The auto-scaling Amazon EC2 feature can be used with JBoss Enterprise Application Platform cluster nodes. However make sure you test before deployment that your particular workloads scale to the desired number of nodes and performance according to your needs with the the instance type you are planning to use. Different instance types receive a different share of the EC2 cloud resources. Furthermore instance locality and current network/storage/host machine/RDS utilization can affect performance of a cluster. Test with your expected real-life loads and plan some headroom for unexpected conditions.

Down-scaling a cluster

Amazon EC2 scale-down action terminates the nodes without any chance to gracefully shutdown, hence transactions might be interrupted, other cluster nodes and load balancers will need time to failover. This is likely to hurt your application users' experience. For these reasons it's recommended to scale down your application cluster manually by disabling the server from mod_cluster management interface until processed sessions are finished and shutting down a JBoss Enterprise Application Platform instance gracefully (SSH access to the instance or JON server can be used).

Test that your chosen procedure for scaling-down does not lead to adverse effects on your users' experience. Additional measures might be required for particular workloads, load balancers and setups.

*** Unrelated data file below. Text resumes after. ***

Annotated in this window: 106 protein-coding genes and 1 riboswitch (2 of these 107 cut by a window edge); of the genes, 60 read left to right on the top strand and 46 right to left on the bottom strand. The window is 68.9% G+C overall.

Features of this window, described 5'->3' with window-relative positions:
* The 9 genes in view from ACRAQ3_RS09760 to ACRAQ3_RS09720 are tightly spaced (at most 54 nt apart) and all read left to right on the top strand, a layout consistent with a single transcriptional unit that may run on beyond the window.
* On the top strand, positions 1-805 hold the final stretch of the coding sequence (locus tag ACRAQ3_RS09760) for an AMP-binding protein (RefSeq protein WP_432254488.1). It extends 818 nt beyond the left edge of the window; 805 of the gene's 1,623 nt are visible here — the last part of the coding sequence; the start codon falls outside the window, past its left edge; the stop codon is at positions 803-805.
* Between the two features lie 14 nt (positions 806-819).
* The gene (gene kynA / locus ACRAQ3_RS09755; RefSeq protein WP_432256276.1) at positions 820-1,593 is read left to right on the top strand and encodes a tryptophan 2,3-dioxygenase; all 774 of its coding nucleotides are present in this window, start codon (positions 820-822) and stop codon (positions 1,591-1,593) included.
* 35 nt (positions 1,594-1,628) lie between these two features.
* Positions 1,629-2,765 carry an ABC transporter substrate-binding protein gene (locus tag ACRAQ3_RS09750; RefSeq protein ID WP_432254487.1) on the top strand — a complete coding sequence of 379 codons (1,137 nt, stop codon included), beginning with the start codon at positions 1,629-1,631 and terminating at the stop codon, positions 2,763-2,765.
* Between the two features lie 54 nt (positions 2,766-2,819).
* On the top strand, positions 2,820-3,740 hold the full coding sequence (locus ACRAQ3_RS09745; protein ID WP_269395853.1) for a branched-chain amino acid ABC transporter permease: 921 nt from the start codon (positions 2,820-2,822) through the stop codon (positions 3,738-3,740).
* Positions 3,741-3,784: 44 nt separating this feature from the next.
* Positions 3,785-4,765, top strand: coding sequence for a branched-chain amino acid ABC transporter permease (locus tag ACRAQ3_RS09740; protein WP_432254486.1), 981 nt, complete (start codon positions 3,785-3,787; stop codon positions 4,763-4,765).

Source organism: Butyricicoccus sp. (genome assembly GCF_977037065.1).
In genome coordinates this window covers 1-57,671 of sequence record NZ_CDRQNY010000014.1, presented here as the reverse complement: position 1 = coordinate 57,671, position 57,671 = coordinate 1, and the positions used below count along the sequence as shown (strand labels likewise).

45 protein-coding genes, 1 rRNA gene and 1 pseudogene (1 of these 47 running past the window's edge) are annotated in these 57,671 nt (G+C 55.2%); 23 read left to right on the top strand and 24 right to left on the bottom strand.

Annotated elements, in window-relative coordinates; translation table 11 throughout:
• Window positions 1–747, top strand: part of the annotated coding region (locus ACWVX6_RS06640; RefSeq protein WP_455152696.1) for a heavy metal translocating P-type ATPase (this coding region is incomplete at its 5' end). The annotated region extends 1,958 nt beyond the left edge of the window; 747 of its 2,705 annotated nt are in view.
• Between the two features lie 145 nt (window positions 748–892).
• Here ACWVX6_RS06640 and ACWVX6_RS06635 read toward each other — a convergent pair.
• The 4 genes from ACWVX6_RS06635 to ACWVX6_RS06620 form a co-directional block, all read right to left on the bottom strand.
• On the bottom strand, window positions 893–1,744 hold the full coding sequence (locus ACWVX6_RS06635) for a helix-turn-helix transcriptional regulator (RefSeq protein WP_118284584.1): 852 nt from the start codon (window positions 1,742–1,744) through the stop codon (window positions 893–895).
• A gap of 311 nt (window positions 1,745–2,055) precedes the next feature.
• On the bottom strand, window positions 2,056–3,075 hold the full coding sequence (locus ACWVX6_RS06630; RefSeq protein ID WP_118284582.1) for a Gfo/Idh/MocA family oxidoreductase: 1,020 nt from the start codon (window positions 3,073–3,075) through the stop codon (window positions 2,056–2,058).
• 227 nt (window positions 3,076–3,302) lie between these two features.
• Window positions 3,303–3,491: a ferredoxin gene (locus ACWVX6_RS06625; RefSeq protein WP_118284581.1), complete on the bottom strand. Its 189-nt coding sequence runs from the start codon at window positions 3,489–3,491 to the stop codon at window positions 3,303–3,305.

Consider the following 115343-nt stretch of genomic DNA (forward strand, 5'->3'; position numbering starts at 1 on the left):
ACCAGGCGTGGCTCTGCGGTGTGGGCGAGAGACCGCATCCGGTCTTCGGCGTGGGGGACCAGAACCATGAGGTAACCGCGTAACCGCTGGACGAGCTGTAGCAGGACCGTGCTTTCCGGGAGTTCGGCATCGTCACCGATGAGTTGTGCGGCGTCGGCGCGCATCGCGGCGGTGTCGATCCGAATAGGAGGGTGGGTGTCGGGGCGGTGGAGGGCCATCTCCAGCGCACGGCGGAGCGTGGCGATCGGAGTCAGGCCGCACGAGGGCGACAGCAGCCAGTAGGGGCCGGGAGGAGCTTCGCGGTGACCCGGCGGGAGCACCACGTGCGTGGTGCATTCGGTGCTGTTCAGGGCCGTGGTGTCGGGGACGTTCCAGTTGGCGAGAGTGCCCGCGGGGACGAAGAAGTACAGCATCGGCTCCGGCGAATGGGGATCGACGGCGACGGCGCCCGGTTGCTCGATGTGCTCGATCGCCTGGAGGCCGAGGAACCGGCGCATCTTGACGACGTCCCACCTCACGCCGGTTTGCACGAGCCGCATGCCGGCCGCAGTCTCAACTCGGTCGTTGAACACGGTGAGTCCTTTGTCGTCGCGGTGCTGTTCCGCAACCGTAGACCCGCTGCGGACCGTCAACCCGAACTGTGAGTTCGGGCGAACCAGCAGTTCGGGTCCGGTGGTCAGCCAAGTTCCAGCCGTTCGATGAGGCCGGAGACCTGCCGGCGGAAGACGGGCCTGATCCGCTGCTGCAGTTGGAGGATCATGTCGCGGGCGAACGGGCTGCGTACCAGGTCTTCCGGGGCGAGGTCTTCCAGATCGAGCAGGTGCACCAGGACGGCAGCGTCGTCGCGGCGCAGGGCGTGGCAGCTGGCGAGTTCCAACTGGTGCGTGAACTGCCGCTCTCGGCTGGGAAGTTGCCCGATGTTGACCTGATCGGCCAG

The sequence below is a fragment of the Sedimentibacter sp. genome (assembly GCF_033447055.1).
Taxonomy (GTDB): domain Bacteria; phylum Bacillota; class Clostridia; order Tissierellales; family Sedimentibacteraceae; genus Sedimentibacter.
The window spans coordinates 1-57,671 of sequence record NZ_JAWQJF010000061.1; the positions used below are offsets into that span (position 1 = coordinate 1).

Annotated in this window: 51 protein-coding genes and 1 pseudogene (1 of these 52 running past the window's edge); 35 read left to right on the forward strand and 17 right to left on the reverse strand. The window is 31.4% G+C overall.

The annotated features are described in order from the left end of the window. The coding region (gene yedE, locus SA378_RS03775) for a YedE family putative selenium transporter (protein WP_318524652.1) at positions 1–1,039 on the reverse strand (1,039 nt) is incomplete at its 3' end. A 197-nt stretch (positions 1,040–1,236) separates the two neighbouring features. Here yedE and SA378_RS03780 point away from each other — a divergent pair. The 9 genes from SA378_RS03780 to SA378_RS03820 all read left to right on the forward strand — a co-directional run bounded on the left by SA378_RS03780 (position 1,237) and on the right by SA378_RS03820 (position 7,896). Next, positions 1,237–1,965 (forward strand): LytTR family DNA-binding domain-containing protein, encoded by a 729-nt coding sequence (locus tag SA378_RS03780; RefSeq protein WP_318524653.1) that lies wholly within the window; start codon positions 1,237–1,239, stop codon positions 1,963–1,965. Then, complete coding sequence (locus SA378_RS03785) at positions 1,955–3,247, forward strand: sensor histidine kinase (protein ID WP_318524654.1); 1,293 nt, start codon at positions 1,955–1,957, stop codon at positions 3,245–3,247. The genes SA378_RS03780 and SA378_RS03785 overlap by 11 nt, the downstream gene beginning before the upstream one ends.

Verifying everything is connected and running

  1. Open http://<elastic IP of EWS> in browser;

  2. Open http://<elastic IP of EWS>/jmssender in browser;

    1. Check all cluster nodes are logging a message per every jmssender request (no matter which node jmssender is opened from);

  3. ssh -L7654:localhost:7654 <elastic IP of EWS> ; open http://localhost:7654/mod_cluster-manager in browser.

If these are to be production instances, add the following text to the contents of the User Data field, to ensure that security updates are applied on boot:

yum -y update
JBoss.org Content Archive (Read Only), exported from JBoss Community Documentation Editor at 2020-03-11 09:48:22 UTC, last content change 2012-05-22 15:09:31 UTC.